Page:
Back at IFA 2017, DxO introduced us to the DxO One, a camera attachment for iOS devices (Android to follow) that harnesses the full knowledge and expertise within the DxO family and encases it into a small form factor optical device for those who really care about their photography but don’t want to move into the professional market. You might well know them more for their grading scheme for mobile device and camera lenses. Today they are finally unveiling their new plans to launch a new DxOMark Mobile rating system which will taken into account new technologies such as bokeh, dual cameras and low light performance.
If It’s Not Broken…
Let’s start with why they are looking to replace what many might presume is not particularly broken currently. Smartphones and technology in general is always changing and as such what we used to look for in mobile photography is no longer a relatively static dimension. With the latest few generations of devices, megapixel chasing has succumbed to larger pixels, whilst single cameras have given way to a ubiquitous deployment of dual camera optical packages. DxOMark are aware of these changes and feel they need to alter their testing mechanism to take these new technologies into account in order to guide their audience in what is, after all, a site that attempts to inform consumers.
In a study carried out across France, Germany and the US of 1085 individuals, Ipsos backed up the change in the use of mobile photography, and lends more weight to DxOMark Mobile’s change. For example, 60% of users surveyed fell into a “dual user” category that suggested they utilise both smartphone and conventional camera equipment to take pictures, but that 84% of those users still like to share their daily life in pictures on social media. This points to more and more mobile camera users, or “smartphonographers” looking to utilise their smartphone as the primary daily camera and they’re sure this will only increase as technology becomes the driver for use rather than users.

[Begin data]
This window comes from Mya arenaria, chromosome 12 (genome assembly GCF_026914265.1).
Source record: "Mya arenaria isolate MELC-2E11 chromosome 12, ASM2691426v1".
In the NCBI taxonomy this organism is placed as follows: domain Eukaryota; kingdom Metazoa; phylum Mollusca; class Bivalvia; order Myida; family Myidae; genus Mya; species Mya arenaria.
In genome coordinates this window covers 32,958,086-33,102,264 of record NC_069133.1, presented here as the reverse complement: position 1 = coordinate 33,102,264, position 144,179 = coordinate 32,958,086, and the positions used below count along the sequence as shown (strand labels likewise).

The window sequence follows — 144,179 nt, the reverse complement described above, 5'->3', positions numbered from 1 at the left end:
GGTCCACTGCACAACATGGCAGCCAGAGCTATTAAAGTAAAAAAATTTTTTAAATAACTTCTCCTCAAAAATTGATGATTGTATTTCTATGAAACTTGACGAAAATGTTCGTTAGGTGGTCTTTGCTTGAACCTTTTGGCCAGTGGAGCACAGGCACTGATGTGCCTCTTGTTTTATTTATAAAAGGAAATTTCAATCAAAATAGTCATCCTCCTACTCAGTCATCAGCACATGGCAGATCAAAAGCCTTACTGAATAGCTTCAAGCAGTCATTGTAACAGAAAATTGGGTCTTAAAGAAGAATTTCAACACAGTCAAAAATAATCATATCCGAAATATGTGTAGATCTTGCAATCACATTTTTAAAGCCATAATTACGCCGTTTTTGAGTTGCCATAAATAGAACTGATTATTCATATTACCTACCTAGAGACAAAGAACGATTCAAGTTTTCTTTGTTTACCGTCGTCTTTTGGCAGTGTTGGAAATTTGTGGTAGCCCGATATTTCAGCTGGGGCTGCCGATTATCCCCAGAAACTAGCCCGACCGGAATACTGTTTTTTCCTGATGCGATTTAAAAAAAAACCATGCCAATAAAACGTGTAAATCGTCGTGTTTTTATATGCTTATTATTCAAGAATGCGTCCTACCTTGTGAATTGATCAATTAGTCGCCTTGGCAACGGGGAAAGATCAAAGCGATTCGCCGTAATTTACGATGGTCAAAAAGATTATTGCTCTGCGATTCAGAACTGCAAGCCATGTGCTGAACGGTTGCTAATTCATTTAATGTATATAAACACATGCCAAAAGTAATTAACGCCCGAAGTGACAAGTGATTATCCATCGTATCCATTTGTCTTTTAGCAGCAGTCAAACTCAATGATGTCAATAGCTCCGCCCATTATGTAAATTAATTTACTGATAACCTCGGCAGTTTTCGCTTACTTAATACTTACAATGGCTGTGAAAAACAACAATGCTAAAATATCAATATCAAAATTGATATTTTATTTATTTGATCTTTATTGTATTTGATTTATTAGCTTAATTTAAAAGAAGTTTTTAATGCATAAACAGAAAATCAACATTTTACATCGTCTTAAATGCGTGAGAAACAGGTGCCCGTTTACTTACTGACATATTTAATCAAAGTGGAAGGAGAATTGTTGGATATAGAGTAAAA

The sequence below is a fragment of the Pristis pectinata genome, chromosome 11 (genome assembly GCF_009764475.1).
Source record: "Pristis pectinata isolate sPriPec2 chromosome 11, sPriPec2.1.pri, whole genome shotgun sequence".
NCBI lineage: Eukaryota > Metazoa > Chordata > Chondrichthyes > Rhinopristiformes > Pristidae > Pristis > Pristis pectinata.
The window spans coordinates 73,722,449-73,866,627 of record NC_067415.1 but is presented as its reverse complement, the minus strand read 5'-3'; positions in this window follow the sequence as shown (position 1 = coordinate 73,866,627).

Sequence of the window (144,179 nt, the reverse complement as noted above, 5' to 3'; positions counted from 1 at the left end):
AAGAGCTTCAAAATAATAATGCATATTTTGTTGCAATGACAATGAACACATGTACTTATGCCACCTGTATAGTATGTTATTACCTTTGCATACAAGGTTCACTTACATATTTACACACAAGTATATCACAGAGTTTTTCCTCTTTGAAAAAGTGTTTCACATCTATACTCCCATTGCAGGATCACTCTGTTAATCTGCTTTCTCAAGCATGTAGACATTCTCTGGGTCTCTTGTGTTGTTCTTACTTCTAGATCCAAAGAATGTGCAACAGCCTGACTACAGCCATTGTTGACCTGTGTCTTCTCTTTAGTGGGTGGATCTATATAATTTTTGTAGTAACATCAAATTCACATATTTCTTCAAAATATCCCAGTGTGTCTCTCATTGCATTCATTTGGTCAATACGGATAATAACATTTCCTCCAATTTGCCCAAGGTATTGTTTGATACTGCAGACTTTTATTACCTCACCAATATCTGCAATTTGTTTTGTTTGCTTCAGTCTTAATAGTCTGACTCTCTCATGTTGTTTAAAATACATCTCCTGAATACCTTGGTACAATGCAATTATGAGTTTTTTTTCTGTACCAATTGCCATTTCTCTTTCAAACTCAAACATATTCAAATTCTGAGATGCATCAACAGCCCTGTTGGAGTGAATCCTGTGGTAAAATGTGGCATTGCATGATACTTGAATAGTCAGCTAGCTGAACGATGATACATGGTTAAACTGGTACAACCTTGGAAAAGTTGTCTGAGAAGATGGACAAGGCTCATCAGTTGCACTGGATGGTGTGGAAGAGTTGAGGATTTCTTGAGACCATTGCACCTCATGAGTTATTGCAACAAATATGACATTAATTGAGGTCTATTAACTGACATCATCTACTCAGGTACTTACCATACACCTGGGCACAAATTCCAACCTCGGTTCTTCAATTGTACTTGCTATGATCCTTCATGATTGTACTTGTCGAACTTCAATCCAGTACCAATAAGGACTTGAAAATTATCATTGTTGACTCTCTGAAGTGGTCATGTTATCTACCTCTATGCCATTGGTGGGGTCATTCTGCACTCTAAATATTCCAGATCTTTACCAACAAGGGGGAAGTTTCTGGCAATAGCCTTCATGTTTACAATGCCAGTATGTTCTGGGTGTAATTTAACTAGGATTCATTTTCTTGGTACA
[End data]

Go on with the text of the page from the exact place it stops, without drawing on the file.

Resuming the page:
In the new DxOMark Mobile, which will slowly review older devices to ensure that comparisons stay relevant (but don’t expect your iPhone 5C to get re-reviewed – only the most recent generations are likely to get the re-review treatment), will focus on those new technologies such as low light ability, tracking of moving subjects, bokeh effects, zoom ability and more as manufacturers innovate.
You can also expect a new review infographic that will more visibly show consumers where a smartphone’s photo prowess sits against its peers, or how grain in a video compares to the market leaders. Think top trumps, but for smartphones!
We’re looking forward to seeing this evolve, but we’re left wondering how the industry will view this change. Whilst there is no licensing deal between those manufacturers wishing to announce they have “the top rated DxOMark camera in a smartphone”, it’s surely going to leave some (read: HTC U11) wondering whether to place much stock in such metrics moving forward? That will of course be determined solely on how DxOMark’s current audience takes to the news.